When Jeff Hornacek spoke with Bright Side's own Jim Coughenour in August of 2013 to discuss the upcoming Suns season, the prognosis for this squad was decidedly modest to the vast majority of NBA analysts. Hornacek's own expectations were quite different, however, and he made a few optimistic statements regarding the prospects for the Suns on the offensive end that, at the time, sounded almost delusional in their bullishness.
There were plenty of skeptics then, myself among them, but the Suns easily achieved the specific performance measures Hornacek mentioned. It's easy to use a person's words in the past against them when they don't live up to those statements, so let's give Hornacek credit here for making confident statements, and then seeing his team deliver on them.
First of all, you really should go back and read all of Jim's piece here because it's a fantastic piece of writing, and a great basketball conversation between two sharp minds.
Are you back? OK, wasn't it brilliant? Now, let's break down a few of those Horny quotes.
In response to Jim's question of how many points the Suns will score this season:
"What did we average last year? (It was 95.2 by the way) Over 102.9, we would hope we can get there. If we can get there, I think that's a good start for us in our first year. So, hopefully, I would say yes.
Horny added the qualifier "hopefully," but that was still a gutsy statement to say that he thought his team could improve their PPG average by 8. The 2012-13 Suns team was 29th in the NBA in O-Rating, and their new starting lineup for this season featured three players who had never been full-season NBA starters before (Tucker, Plumlee and Bledsoe), and another who was returning from a year off missed due to a potentially life-threatening heart ailment (Frye).
103 PPG? No problem! This season's Suns scored 105.2 PPG, and a faster pace wasn't the cause. The Suns were 9th in pace last season and 8th this season, but they were much more efficient with their possessions this year, taking smarter, higher percentage shots, and rising to 8th in O-Rating as a result.
The subject of greater efficiency and smarter shots leads us to our next quote:
"I think what else will help them is when we really get these guys to buy into the teamwork factor that when you don't have the shot right away, then you can drive it and create and dish it out to someone who is open. When you look at the good teams, that's what they do. They either have the shot or they're creating something for somebody else. Consequently, they'll get more open looks, which will help their percentages. I think that every guy that you saw on this team last year can have a better shooting percentage in the coming year."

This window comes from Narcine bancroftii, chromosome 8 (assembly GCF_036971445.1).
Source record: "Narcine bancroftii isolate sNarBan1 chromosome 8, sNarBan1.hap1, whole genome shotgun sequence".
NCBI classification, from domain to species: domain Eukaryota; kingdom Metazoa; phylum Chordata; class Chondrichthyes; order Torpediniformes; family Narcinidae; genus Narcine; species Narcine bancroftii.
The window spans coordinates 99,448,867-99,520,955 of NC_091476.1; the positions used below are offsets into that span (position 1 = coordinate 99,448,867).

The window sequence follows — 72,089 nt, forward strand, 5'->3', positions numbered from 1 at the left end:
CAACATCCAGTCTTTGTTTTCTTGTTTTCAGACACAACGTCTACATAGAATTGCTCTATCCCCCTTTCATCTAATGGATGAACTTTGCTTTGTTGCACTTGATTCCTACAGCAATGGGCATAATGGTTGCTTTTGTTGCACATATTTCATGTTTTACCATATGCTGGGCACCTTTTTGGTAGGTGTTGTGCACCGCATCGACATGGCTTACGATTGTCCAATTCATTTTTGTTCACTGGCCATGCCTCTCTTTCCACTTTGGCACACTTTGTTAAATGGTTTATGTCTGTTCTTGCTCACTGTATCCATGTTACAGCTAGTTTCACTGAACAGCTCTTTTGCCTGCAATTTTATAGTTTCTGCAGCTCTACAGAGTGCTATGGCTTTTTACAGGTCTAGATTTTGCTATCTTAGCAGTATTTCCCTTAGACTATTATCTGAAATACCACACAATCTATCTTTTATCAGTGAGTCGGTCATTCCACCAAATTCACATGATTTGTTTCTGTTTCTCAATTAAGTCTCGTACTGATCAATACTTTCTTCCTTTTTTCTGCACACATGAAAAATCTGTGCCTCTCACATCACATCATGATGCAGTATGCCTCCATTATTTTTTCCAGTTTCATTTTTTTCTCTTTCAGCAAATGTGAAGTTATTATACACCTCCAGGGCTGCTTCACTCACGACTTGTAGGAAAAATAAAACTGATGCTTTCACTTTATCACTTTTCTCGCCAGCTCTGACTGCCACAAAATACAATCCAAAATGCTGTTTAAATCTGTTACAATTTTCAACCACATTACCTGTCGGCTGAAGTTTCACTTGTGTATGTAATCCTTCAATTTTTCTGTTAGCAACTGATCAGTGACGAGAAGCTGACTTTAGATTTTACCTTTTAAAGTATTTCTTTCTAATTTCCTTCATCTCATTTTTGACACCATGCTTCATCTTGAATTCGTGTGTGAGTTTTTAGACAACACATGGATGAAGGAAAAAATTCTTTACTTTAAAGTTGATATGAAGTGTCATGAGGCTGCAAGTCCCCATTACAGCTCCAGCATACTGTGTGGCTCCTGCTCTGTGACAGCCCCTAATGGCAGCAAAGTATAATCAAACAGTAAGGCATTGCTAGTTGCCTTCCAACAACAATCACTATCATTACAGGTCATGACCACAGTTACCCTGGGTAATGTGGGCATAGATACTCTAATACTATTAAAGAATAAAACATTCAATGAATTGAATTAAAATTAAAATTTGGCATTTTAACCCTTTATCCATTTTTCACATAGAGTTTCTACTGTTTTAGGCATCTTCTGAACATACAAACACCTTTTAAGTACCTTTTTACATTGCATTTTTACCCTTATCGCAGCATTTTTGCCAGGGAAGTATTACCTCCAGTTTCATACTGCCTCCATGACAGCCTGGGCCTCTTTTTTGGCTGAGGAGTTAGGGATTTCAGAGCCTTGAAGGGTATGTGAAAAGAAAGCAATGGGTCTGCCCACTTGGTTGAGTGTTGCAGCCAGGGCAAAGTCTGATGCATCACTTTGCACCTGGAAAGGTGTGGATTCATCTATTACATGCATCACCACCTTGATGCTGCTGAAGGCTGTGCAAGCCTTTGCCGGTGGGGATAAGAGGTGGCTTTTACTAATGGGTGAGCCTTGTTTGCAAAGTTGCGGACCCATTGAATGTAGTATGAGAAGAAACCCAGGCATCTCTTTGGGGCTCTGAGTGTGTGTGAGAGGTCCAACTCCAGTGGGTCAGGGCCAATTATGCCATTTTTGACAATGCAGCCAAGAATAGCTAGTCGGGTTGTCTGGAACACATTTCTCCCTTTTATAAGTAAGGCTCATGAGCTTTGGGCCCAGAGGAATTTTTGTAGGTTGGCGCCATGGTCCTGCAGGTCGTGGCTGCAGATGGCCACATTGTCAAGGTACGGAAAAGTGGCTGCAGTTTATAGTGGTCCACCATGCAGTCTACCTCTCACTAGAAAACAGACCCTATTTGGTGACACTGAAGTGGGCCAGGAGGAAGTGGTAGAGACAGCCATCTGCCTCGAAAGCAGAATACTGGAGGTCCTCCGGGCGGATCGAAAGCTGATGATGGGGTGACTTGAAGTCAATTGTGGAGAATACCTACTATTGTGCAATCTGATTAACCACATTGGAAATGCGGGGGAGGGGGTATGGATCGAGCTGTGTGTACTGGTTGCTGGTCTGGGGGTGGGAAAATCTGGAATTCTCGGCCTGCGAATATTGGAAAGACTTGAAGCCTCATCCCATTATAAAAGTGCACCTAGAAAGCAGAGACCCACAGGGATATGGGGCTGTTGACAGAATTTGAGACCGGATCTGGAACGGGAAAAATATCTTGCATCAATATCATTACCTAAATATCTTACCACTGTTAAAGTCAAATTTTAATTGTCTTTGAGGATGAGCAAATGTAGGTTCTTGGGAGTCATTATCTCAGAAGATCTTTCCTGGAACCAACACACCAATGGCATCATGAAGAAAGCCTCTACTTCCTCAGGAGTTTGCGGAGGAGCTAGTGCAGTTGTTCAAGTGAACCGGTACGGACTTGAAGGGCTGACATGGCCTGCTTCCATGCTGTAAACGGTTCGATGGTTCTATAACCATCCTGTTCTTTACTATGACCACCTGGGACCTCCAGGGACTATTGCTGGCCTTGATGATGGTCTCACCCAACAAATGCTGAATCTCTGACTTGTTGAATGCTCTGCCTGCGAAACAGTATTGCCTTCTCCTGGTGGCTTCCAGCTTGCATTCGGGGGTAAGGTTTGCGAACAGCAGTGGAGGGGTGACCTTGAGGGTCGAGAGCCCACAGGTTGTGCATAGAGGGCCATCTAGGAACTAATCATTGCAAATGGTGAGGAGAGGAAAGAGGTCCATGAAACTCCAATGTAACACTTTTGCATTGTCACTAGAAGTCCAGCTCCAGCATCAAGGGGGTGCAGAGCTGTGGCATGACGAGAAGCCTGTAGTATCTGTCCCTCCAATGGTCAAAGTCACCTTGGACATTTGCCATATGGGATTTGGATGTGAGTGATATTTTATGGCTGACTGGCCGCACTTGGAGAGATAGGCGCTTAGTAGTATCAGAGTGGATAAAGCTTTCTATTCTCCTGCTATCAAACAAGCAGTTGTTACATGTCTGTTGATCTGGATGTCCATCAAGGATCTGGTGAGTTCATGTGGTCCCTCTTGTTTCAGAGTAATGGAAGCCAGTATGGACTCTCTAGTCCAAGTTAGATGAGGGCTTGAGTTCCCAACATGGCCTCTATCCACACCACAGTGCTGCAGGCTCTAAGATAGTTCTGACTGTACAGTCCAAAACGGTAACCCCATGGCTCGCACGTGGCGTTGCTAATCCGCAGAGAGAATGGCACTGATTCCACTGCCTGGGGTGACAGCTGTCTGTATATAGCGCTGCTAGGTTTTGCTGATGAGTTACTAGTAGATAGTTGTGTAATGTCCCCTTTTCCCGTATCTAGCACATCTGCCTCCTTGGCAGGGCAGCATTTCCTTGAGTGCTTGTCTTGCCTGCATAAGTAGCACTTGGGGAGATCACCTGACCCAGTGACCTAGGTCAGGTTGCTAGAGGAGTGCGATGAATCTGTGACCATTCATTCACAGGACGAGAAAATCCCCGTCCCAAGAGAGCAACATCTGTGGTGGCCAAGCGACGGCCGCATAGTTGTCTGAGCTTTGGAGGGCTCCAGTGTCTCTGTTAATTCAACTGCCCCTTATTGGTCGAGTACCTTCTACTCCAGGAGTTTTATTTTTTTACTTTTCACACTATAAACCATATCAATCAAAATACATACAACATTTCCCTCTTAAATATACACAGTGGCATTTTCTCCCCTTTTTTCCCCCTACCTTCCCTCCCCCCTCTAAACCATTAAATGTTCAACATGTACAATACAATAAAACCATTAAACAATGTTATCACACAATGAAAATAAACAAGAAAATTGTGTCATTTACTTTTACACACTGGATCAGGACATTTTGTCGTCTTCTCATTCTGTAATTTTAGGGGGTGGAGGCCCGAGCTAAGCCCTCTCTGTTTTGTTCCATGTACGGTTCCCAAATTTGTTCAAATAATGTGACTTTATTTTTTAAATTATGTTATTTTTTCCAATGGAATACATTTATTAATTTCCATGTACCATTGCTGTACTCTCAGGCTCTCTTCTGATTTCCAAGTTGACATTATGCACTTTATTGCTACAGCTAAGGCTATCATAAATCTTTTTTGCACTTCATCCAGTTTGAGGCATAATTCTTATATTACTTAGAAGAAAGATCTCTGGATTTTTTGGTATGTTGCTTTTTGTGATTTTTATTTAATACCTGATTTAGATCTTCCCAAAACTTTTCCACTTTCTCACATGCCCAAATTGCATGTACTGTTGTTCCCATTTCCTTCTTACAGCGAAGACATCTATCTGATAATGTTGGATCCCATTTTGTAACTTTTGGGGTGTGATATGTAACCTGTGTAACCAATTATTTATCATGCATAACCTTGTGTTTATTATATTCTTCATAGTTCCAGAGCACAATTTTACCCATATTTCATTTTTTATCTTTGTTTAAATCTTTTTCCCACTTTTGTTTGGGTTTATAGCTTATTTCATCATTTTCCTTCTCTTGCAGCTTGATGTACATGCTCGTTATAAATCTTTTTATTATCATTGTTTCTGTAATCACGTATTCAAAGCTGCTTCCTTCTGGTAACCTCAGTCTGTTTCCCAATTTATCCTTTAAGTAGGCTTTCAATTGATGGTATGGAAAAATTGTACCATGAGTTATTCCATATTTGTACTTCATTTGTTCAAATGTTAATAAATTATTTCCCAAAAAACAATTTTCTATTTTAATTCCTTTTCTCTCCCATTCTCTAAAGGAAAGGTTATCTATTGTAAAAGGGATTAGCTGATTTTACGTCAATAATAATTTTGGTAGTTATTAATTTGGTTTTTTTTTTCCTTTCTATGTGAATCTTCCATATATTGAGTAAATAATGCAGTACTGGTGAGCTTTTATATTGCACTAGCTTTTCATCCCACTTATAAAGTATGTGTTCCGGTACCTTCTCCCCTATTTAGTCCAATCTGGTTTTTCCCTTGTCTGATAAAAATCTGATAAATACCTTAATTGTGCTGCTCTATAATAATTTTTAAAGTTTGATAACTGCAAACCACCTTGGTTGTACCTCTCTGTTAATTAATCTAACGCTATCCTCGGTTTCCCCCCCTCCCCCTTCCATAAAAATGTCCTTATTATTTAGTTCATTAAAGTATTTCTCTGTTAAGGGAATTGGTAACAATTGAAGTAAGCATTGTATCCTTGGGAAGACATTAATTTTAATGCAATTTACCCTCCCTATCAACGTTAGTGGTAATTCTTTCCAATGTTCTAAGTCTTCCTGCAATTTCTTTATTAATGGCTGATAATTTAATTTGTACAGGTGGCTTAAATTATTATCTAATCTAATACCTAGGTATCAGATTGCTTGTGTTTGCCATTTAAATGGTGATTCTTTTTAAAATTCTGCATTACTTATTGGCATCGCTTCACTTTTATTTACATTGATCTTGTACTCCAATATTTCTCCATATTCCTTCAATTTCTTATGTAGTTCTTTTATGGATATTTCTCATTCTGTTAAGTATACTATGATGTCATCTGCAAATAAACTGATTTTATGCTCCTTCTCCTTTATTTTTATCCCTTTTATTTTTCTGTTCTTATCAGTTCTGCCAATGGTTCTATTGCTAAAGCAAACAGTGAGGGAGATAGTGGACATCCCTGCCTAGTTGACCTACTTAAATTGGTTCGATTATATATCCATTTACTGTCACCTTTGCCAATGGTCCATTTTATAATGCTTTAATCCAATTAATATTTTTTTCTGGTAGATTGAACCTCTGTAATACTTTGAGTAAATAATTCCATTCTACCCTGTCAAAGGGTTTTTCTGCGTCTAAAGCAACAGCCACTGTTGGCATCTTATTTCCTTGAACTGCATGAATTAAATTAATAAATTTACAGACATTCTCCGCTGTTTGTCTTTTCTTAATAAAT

And that is exactly what happened.
The only returning players from last season were Goran Dragic, P.J. Tucker, Markieff Morris and Marcus Morris, but I'll extend this view to the Suns entire regular rotation, which consisted of those four plus Miles Plumlee, Channing Frye, Eric Bledsoe, Gerald Green and Ish Smith. Effective FG% consolidates raw FG% and 3-point % into one measure, so it's what I'll use here. The Suns rotation, their eFG%s this year as compared to last:
|*Extremely small sample size
Tucker was flat, but anyone watching the way he added the corner 3 to his game this season could see the way he improved as a shooter. Every other player was a big fat plus, with Dragic transforming from a pretty good player to an All-NBA candidate, Green reviving his career with a huge leap, and the Morris twins growing into solid players before our very eyes.
Hornacek made his bones as an assistant by being a shooting coach. As a player, Horny built himself from being a mutt of a 2nd round draft pick to becoming one of the greatest shooters of his era in the NBA. Shooting mechanics are part of that, but so is smart shot selection and total team basketball.
Green still displayed, as the esteemed Scott Howard noted, an "array of crazy-ass shots," but he also showed discipline in getting to his spot above the break to drill 3s in transition. That was a pretty play, and Green ended up making 204 3-point shots, converting them at a 40% rate. Horny was able to get an amazing performance out of Green, an athletic freak whose career had been left for dead after he flamed out in Indy.
Dragic was honored with the NBA Most Improved Player award, the Suns increased their win total by 23 games, and Hornacek finished 2nd in Coach of the Year voting, narrowly losing to basketball savant Gregg Popovich. Who thought all this was possible? Well, Hornacek, in measured language, saw some of it.
Many coaches speak in vague generalities and cliches, fearful that their statements will later be used against them. Hornacek spoke fairly openly in that August interview, and what he said proved to be well worth the listen. The Hornacek report card will be posted later, and this is not it, but you can probably tell what grade I would give him.